Pop culture obsessives writing for the pop culture obsessed.
Pop culture obsessives writing for the pop culture obsessed.

Ty Segall Band: Slaughterhouse

Illustration for article titled Ty Segall Band: Slaughterhouse

Ty Segall appeared to take a deliberate step toward courting mainstream indie-rock stardom with 2011’s Goodbye Bread, a crisp and clean-sounding record of pop-friendly, classicist rock songs. Move it just a couple more notches to the center, and Goodbye Bread could’ve been a Black Keys album. But as his rapidly growing discography suggests, Segall isn’t one to stick with one look for long, and he’s certainly not about to abandon his freewheeling, proudly unprofessional garage-punk roots completely. Slaughterhouse comes just a few months after Hair, Segall’s excellent collaborative LP with White Fence, and it similarly finds him in the company of friends, gleefully burying sharp melodies in waves of delirious fuzz.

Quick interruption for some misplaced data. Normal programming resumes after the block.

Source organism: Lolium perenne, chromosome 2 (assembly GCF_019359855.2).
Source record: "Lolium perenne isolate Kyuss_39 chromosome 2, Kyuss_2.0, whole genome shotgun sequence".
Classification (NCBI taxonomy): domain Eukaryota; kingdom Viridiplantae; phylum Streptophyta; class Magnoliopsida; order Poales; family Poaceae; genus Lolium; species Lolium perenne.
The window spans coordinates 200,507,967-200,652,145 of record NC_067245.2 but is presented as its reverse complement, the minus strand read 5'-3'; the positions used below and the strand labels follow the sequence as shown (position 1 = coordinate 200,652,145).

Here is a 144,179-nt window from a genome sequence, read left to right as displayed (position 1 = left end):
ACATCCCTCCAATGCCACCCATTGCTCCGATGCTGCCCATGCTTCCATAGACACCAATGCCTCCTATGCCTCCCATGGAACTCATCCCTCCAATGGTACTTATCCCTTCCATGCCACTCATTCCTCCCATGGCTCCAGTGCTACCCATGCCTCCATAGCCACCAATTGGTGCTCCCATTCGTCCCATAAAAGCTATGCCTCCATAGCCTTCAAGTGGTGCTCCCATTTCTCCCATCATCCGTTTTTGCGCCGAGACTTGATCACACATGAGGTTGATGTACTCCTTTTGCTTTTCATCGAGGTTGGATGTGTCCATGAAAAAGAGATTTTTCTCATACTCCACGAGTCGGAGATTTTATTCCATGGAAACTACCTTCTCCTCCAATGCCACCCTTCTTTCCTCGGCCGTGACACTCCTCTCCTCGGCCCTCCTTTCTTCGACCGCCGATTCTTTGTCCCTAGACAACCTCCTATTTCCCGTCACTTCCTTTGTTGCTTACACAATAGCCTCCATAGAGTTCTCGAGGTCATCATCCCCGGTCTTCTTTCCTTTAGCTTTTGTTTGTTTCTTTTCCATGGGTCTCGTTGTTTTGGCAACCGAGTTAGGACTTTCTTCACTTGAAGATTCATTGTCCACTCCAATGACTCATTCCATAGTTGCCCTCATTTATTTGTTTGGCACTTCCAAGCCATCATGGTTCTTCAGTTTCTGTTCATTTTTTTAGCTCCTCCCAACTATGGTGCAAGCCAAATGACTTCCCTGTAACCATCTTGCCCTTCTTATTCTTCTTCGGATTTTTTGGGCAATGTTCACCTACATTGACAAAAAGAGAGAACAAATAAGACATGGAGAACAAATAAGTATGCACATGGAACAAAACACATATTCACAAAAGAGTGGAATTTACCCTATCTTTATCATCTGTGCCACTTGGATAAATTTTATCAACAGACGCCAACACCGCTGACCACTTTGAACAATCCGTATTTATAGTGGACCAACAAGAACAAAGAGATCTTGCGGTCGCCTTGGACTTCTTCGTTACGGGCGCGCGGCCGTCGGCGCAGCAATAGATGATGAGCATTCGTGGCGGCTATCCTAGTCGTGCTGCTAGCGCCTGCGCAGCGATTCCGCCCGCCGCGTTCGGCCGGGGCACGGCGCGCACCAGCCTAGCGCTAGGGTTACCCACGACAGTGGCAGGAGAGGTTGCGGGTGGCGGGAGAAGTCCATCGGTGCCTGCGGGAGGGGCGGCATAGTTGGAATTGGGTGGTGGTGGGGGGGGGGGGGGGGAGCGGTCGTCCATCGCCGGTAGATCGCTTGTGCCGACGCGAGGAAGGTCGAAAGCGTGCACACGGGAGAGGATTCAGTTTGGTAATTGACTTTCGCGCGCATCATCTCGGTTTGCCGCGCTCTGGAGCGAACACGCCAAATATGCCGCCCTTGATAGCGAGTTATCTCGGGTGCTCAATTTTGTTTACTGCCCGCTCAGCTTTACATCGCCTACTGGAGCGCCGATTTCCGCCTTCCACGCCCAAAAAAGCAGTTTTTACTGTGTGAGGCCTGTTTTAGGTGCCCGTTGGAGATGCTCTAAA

In fact, on the paint-peeling closer “Fuzz War,” Segall shitcans melody altogether and just cranks up the distortion for more than 10 minutes. The rest of Slaughterhouse isn’t nearly so uncompromising: “I Bought My Eyes” and “Tell Me What’s Inside Your Heart” are punchy rock songs as immediate as Segall’s riff-ripping best. But, overall, Slaughterhouse is rougher and less crafted than Bread; it sounds more like a bunch of guys bashing out some songs in the garage than a singer-songwriter dutifully buffing his music to a high gloss.

The result is a record that’s weaker in terms of pound-for-pound songwriting than Bread, but highly enjoyable in terms of full-blooded rawness. The way Segall and his band lean into the splattering guitars and pile-driving drums of “The Tongue” is a delight to behold, and “Muscle Man” and the screaming “extra fast” redux of “Diddy Wah Diddy” are splendid toss-offs in the grand tradition of Neil Young And Crazy Horse’s sloppiest jams. Slaughterhouse won’t go down as Segall’s best record, but it’s nearly as much fun to play as it sounds like it was to make.